Employment contracts: Welcome don’t overwhelm

Clients often ask for help with drafting or editing employment contracts. While it is important to get the details right, we seldom need a ten-or-more-page document full of legalese and written in a language never heard outside a courtroom.

Legal minds at Cliffe Dekker Hofmeyr recently wrote:

‘Convention, habit and a large dollop of laziness are probably the main reasons why lawyers (and I would add HR practitioners) still favour archaic language plus, perhaps, a blind reliance on precedent documents handed down through generations.’

Two of the things they warn against:

  1. choosing grand words over simpler ones such as, ‘notwithstanding the fact that’ instead of ‘even though’;
  2. using Latin terms instead of simple English equivalents such as ‘inter alia’ instead of ‘among others’;

The problem with grand words and Latin is that we don’t always know what they mean and sometimes use them incorrectly.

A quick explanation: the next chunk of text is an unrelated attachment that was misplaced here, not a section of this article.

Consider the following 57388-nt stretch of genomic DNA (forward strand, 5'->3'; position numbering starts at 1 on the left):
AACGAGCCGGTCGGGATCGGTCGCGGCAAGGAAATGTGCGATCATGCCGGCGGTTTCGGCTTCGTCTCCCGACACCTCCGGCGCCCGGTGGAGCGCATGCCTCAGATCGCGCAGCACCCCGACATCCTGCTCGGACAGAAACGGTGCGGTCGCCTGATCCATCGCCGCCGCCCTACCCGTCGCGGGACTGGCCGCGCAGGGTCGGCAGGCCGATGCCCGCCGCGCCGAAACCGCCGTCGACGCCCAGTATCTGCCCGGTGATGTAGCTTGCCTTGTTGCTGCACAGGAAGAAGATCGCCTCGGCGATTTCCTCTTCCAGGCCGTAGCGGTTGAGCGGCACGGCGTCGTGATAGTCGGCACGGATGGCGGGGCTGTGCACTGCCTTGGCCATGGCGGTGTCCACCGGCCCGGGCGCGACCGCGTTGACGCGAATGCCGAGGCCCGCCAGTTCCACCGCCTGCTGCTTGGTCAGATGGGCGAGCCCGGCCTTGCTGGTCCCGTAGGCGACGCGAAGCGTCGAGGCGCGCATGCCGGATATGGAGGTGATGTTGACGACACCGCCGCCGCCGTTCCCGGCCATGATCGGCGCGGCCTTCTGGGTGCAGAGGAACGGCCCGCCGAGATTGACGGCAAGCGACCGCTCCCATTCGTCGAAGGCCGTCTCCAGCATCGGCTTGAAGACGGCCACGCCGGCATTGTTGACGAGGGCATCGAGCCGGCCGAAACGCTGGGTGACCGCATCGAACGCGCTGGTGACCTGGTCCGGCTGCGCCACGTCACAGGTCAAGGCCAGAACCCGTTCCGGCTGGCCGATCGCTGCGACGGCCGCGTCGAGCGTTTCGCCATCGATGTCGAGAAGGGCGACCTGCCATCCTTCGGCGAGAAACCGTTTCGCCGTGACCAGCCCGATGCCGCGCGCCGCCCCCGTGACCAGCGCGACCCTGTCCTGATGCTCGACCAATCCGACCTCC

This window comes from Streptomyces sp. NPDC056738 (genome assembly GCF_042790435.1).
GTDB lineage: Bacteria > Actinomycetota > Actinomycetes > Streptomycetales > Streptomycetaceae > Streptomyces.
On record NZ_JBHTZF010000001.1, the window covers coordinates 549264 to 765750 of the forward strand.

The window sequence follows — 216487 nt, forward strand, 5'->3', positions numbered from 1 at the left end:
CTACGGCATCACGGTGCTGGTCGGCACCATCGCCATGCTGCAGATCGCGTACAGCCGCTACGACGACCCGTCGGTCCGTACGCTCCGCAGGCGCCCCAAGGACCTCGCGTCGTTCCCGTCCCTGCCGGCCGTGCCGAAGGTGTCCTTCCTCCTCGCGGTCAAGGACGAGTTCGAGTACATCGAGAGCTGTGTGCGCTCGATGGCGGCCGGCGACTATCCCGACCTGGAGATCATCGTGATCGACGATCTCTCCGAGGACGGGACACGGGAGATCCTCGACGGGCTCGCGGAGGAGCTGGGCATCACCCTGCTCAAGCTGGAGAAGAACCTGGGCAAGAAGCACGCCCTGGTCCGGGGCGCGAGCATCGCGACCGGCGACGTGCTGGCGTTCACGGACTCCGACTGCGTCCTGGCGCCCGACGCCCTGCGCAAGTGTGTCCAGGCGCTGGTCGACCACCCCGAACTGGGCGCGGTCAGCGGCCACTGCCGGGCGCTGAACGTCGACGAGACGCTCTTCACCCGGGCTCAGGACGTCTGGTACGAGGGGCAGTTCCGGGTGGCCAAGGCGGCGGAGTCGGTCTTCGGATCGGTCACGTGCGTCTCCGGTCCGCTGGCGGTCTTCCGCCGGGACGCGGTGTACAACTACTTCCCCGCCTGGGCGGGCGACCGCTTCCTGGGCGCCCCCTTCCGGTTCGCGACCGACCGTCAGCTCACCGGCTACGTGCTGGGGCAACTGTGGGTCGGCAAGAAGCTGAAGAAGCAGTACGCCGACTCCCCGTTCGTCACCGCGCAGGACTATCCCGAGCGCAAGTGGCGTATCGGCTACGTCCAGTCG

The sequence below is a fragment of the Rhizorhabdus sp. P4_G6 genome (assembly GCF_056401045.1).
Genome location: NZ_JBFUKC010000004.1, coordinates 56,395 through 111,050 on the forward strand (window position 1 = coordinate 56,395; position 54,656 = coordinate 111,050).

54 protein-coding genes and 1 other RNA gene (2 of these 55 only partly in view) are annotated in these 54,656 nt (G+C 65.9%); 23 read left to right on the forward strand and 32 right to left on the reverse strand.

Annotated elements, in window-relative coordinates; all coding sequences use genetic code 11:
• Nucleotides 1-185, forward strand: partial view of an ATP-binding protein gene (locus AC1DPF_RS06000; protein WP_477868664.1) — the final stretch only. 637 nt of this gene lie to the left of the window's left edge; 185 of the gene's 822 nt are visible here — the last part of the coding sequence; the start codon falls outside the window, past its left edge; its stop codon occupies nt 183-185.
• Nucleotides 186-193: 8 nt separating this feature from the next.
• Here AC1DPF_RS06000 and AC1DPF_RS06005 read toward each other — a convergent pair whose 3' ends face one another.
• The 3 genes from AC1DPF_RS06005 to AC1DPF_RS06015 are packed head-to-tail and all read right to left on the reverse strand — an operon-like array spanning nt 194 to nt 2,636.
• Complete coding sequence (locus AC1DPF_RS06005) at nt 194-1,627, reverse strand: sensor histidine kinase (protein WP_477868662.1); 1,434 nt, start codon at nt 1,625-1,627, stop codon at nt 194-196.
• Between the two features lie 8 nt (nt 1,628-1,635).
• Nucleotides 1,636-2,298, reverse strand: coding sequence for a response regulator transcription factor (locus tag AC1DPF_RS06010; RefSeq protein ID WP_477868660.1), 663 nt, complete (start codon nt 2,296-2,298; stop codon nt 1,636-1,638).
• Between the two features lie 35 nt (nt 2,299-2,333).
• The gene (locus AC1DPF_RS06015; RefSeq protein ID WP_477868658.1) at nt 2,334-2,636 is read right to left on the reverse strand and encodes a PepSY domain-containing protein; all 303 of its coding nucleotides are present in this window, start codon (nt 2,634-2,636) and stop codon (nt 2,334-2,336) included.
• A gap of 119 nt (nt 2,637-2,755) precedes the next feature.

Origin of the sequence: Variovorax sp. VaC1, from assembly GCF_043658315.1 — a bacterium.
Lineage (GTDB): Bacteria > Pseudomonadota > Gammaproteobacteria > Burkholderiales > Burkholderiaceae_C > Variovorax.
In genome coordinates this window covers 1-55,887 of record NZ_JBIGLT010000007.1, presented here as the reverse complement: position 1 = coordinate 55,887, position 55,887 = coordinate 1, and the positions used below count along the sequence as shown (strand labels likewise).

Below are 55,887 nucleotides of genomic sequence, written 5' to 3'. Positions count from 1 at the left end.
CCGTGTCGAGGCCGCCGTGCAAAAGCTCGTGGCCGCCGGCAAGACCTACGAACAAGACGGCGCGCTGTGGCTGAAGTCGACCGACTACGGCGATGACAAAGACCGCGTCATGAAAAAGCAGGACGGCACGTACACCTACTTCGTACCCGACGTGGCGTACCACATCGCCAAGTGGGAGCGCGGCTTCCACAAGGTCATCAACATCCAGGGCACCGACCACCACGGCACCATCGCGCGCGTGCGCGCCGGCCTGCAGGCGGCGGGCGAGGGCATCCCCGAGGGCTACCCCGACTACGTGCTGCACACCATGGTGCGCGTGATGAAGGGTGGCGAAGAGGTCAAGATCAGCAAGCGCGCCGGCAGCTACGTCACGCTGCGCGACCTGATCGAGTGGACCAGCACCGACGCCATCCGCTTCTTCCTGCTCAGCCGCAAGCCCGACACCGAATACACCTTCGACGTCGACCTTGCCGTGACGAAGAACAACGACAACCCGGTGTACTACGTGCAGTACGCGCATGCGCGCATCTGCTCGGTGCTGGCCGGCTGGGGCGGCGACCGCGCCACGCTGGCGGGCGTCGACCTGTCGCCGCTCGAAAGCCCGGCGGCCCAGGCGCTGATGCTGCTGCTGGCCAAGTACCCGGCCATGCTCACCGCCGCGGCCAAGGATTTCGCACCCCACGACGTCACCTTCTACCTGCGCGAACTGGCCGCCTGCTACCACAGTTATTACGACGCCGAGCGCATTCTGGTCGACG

Two things to remember:

  1. Employment is, primarily, a relationship.
    Two or more people joining forces to achieve (whether for themselves or for humanity) a worthwhile goal.
  2. The purpose of language is to communicate.
    Our unintended message is usually clearer than the noise of our words, and the message sent by our detailed, legalistic formulae suggest that I can’t trust you, and you probably shouldn’t trust me.

A less formal letter rather than a contract, covering what is needed but readily understood, tells the new employee that this company is about people working with people: ‘Come on in; you’re going to like it here.’

A recent contract:

‘As remuneration for the services to be rendered by the Employee to the Employer, the Employer shall pay to the Employee a wage which shall be paid monthly in arrears into the Employee’s bank account’

I beg your pardon? How about:

‘You will be paid R_____ per month into your bank account.’

How do you engage through your contracts? What message are you sending?

Let Simply Communicate draft or revise your contracts

Contact Ian today

 

Book now for my next workshop:
Writing for response: Effective business communication
25 November 2020 at the Pietermaritzburg & Midlands Chamber of Business

 

 

Ian Webster

From Methodist minister to Customer Relations manager in a computer bureau to HR Manager in a newspaper printing and publishing company. Now focussing on training and developing people, people-management consulting and writing and editing.

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